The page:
Study for a Triumphal Arch (recto); Alternate Study for a Triumphal Arch (verso)

Hubert Robert French

Not on view

This drawing was originally part of an album that contained 152 sketches made by Hubert Robert between 1775 and 1806 (Cailleux, 1979). The album, known as the Ernest May album, was a book of blank pages onto which drawings were pasted. Some of the sketches had to be cut to fit the size of the album. In the case of the Met’s drawing, the cropping of the arches on both recto and verso are indications that the sheet has been cut down. It should be noted that our sketch is one of only two in the album to document the urban evolution of Paris (the other being a view of the demolition of the Bastille, op. cit., no 119).

After his return from his Italian sojourn in 1765, Robert prefered the medium of black chalk for depicting landscapes and figures in his sketchbooks, as well as for his initial ideas for compositions. Despite the fact that the right side of the design is only summarily indicated, the Met’s drawing served as the model for a large and highly finished watercolor, now in a French private collection.

Marianne Roland Michel in 1972 was the first scholar to link the Met’s drawing with the project for the redesign of the Place de la Concorde. Mary L. Myers in 1991 further described the contest, which was launched in 1799 with the aim of glorifying Napoleon’s military conquests with the placement of a triumphal arch at the top of the Champs-Elysees, a second at the entrance of the Tuileries gardens, and an obelisk in the square now known as the place Vendome. Myers rightly drew attention to the role of equine sculptures in Parisian public spaces and events. For example, the Marly Horses by Guillaume Coustou (1677-1746) were installed at the entrance to the Champs-Elysées in 1795, and the ancient horses that Napoleon had removed from Saint Mark’s basilica in Venice found a place atop the Arc de Triomphe du Carrousel. In the Met’s drawing, one finds the motifs of both the Marly Horses and the Horses of Saint Mark’s used to adorn a triumphal arch, but it would be hasty to conclude therefore that Robert had participated in the contest. The artist was not registered to present a project, but it would not have been out of character for him to put his ideas down on paper to informally share with friends or colleagues.

Jean Cailleux in 1979 had recalled the links drawn by André Corboz between the triumphal arches of Robert's late years and the ideal representations of the visionary architect Étienne-Louis Boullée (1728-1799). It is also worth pointing out the echoes, in designs like this one, of Robert’s earlier studies made in Rome after ancient triumphal arches, such as those of Constantine and Septimius Severus, as well as his designs, dating to around 1760, of imaginary ancient arches inspired by Baroque monuments like the casino of the Villa Sacchetti or the Trevi fountain. Moreover, in the Roman sketchbook of around 1763 belonging to the Pierpont Morgan Library & Museum, Hubert Robert had already sketched an openwork colonnade supporting a pediment with a quadriga at its summit (acc. no. 1958.5, fol. 16).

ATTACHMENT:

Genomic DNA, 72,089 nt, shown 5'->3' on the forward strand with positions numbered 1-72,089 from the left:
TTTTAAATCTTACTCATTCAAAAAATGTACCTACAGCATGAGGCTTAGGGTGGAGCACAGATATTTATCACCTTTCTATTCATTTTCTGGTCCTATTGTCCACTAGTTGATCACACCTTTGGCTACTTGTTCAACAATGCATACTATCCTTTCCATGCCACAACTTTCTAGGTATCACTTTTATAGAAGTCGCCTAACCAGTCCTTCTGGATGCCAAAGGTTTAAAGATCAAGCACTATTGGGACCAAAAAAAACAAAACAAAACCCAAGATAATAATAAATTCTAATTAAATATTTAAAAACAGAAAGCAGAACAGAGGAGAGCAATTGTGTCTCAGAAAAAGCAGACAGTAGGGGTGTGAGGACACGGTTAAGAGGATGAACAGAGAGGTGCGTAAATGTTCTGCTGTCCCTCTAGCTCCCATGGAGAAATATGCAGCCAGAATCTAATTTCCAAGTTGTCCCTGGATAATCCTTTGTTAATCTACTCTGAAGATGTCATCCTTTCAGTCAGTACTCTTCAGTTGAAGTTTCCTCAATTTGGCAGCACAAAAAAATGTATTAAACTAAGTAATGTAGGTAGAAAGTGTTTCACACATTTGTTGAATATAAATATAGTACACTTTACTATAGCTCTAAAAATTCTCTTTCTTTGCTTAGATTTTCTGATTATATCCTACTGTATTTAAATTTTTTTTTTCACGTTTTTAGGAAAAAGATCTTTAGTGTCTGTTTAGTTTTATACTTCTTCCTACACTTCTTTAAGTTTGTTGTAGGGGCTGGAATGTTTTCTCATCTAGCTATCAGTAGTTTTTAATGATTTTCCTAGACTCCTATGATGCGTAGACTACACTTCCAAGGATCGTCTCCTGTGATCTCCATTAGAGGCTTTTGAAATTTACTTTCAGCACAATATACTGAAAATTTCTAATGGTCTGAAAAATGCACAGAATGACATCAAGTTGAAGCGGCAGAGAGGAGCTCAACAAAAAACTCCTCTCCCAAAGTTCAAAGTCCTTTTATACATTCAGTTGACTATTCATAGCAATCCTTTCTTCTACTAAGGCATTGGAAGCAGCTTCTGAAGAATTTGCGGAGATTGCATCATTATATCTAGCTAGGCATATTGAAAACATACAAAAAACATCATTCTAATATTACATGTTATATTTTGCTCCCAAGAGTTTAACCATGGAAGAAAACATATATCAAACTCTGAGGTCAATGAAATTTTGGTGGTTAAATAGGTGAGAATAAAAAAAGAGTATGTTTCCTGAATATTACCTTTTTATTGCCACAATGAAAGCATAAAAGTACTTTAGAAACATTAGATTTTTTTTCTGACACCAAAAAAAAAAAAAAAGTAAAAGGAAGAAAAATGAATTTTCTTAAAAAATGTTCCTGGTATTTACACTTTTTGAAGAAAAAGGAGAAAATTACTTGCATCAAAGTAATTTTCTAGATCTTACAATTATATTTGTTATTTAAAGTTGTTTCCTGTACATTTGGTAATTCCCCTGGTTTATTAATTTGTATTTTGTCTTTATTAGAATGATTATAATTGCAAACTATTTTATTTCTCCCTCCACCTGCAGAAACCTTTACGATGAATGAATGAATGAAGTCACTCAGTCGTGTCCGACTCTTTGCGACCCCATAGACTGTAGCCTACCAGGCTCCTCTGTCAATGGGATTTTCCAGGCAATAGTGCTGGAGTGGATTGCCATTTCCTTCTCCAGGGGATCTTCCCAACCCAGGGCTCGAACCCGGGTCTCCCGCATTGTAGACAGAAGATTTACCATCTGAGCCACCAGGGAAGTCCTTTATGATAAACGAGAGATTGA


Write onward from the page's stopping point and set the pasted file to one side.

Robert’s passion for architecture ancient, modern, and contemporary is well known. It is an obsession we see frequently in his paintings of the 1790s, especially in his creative visualizations of the lighting and installation of the Louvre’s Grande Galerie (Paris, Musée du Louvre, acc. no. RF 1975-10, RF 1952-15 ) which have led art historians to propose that he also had a concrete role in the architectural projects for the building. This hypothesis has now definitively been ruled out, but one can still assert that Robert's work was nourished by his friendships with Charles de Wailly (1730-1798) and Jean-Augustin Renard (1744-1807), the architects charged with the renovation of the Grande Galerie. A similar situation of intellectual and creative engagement may have been at play in this drawing of the triumphal arch, as the winners of the design contest, Jean-François-Thérèse Chalgrin (1739-1811) and Charles Percier (1764-1838), were also both friends of the artist.

A parallel sketch in black chalk, also made by Robert around 1800, represents his ideas for an ideal museum (Le Palais des Antiquités, Orléans, Museum of Fine Arts, acc. no. 1070-D), and is likewise preparatory for a watercolor in a private collection (Mehdi Korchane in cat. exh. Entre Lumières et Romantisme : dessins du musée des Beaux-arts d'Orléans, no. 90). Thus, we can understand both the New York and Orléans sketches as studies for watercolors of imagined architectural projects, but other questions remain unanswered : were the watercolors made for his own use, for the market, or for a special commission?

Sarah Catala (August, 2017)

Study for a Triumphal Arch (recto); Alternate Study for a Triumphal Arch (verso), Hubert Robert (French, Paris 1733–1808 Paris), Black chalk

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